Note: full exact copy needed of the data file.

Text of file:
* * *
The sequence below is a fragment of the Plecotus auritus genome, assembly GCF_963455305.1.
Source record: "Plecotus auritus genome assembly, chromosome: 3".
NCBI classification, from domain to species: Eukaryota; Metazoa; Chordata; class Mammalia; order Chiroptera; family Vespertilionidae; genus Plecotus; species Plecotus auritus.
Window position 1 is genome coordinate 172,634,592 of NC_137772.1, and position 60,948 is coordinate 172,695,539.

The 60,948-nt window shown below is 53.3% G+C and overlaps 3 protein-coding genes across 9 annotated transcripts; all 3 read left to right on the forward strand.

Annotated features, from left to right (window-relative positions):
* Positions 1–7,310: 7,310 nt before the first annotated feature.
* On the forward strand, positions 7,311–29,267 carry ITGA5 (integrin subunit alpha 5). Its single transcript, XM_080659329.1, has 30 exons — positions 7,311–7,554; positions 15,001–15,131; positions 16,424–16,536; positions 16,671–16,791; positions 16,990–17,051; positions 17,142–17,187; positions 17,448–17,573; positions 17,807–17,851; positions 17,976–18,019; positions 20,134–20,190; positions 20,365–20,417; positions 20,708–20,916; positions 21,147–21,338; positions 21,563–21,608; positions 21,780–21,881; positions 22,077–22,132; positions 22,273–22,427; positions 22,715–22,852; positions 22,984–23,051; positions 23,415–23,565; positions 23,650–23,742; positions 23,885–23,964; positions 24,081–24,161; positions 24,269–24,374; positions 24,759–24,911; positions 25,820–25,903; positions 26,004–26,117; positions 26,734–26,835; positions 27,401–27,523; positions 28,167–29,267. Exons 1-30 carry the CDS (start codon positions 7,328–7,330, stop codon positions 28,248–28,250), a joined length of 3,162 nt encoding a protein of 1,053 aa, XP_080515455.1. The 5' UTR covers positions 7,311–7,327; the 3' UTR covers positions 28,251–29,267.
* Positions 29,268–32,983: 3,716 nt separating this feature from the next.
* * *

The sequence below is a fragment of the Plecotus auritus genome, assembly GCF_963455305.1.
Source record: "Plecotus auritus genome assembly, chromosome: 3".
NCBI classification, from domain to species: Eukaryota; Metazoa; Chordata; class Mammalia; order Chiroptera; family Vespertilionidae; genus Plecotus; species Plecotus auritus.
Window position 1 is genome coordinate 172,634,592 of NC_137772.1, and position 60,948 is coordinate 172,695,539.

The 60,948-nt window shown below is 53.3% G+C and overlaps 3 protein-coding genes across 9 annotated transcripts; all 3 read left to right on the forward strand.

Annotated features, from left to right (window-relative positions):
* Positions 1–7,310: 7,310 nt before the first annotated feature.
* On the forward strand, positions 7,311–29,267 carry ITGA5 (integrin subunit alpha 5). Its single transcript, XM_080659329.1, has 30 exons — positions 7,311–7,554; positions 15,001–15,131; positions 16,424–16,536; positions 16,671–16,791; positions 16,990–17,051; positions 17,142–17,187; positions 17,448–17,573; positions 17,807–17,851; positions 17,976–18,019; positions 20,134–20,190; positions 20,365–20,417; positions 20,708–20,916; positions 21,147–21,338; positions 21,563–21,608; positions 21,780–21,881; positions 22,077–22,132; positions 22,273–22,427; positions 22,715–22,852; positions 22,984–23,051; positions 23,415–23,565; positions 23,650–23,742; positions 23,885–23,964; positions 24,081–24,161; positions 24,269–24,374; positions 24,759–24,911; positions 25,820–25,903; positions 26,004–26,117; positions 26,734–26,835; positions 27,401–27,523; positions 28,167–29,267. Exons 1-30 carry the CDS (start codon positions 7,328–7,330, stop codon positions 28,248–28,250), a joined length of 3,162 nt encoding a protein of 1,053 aa, XP_080515455.1. The 5' UTR covers positions 7,311–7,327; the 3' UTR covers positions 28,251–29,267.
* Positions 29,268–32,983: 3,716 nt separating this feature from the next.